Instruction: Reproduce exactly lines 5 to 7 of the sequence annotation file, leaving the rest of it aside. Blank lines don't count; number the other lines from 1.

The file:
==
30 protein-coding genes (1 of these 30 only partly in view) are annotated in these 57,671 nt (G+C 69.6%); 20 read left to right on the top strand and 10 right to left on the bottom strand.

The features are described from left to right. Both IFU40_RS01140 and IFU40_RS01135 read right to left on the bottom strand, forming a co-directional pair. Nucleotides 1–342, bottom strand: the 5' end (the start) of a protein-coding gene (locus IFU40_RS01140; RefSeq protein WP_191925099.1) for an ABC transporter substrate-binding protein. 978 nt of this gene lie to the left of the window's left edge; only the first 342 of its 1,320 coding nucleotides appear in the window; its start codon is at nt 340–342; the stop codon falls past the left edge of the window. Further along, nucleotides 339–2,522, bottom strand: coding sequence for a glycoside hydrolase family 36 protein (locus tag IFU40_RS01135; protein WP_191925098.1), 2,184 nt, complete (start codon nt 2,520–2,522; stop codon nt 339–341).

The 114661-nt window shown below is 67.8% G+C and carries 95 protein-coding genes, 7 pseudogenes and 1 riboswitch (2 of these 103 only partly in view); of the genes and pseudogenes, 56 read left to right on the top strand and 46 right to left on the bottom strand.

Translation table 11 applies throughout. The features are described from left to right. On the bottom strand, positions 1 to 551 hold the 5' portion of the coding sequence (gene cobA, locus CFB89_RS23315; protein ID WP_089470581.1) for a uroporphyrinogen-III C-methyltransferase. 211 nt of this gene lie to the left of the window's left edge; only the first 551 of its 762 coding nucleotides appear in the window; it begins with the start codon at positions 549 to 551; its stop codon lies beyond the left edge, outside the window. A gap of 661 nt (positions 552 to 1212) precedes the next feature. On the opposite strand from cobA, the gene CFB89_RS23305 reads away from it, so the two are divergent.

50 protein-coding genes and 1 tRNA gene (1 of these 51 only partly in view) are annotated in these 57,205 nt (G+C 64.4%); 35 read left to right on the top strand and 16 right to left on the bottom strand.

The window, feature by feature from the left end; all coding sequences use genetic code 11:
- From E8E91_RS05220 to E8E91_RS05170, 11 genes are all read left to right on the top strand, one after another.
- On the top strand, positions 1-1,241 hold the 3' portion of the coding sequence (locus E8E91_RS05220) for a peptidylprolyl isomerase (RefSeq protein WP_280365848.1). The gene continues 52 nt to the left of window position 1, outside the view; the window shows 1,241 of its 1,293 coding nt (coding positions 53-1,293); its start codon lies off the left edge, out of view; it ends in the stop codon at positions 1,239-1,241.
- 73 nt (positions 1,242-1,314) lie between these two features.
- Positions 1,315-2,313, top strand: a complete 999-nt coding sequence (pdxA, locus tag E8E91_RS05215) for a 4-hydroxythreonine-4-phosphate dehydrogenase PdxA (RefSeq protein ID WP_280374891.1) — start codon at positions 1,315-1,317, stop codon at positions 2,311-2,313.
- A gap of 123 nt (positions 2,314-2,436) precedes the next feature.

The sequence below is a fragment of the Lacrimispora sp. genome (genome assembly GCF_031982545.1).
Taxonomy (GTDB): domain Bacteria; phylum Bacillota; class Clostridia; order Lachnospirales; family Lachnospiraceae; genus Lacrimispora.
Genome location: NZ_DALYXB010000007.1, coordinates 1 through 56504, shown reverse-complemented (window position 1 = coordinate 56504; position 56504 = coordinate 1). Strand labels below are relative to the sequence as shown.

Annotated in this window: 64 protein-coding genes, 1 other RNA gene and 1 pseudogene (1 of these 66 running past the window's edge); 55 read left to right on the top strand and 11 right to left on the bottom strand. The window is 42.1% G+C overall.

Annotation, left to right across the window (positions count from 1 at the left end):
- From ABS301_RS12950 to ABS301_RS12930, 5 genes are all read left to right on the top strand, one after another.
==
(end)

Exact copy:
50 protein-coding genes and 1 tRNA gene (1 of these 51 only partly in view) are annotated in these 57,205 nt (G+C 64.4%); 35 read left to right on the top strand and 16 right to left on the bottom strand.

The window, feature by feature from the left end; all coding sequences use genetic code 11:
- From E8E91_RS05220 to E8E91_RS05170, 11 genes are all read left to right on the top strand, one after another.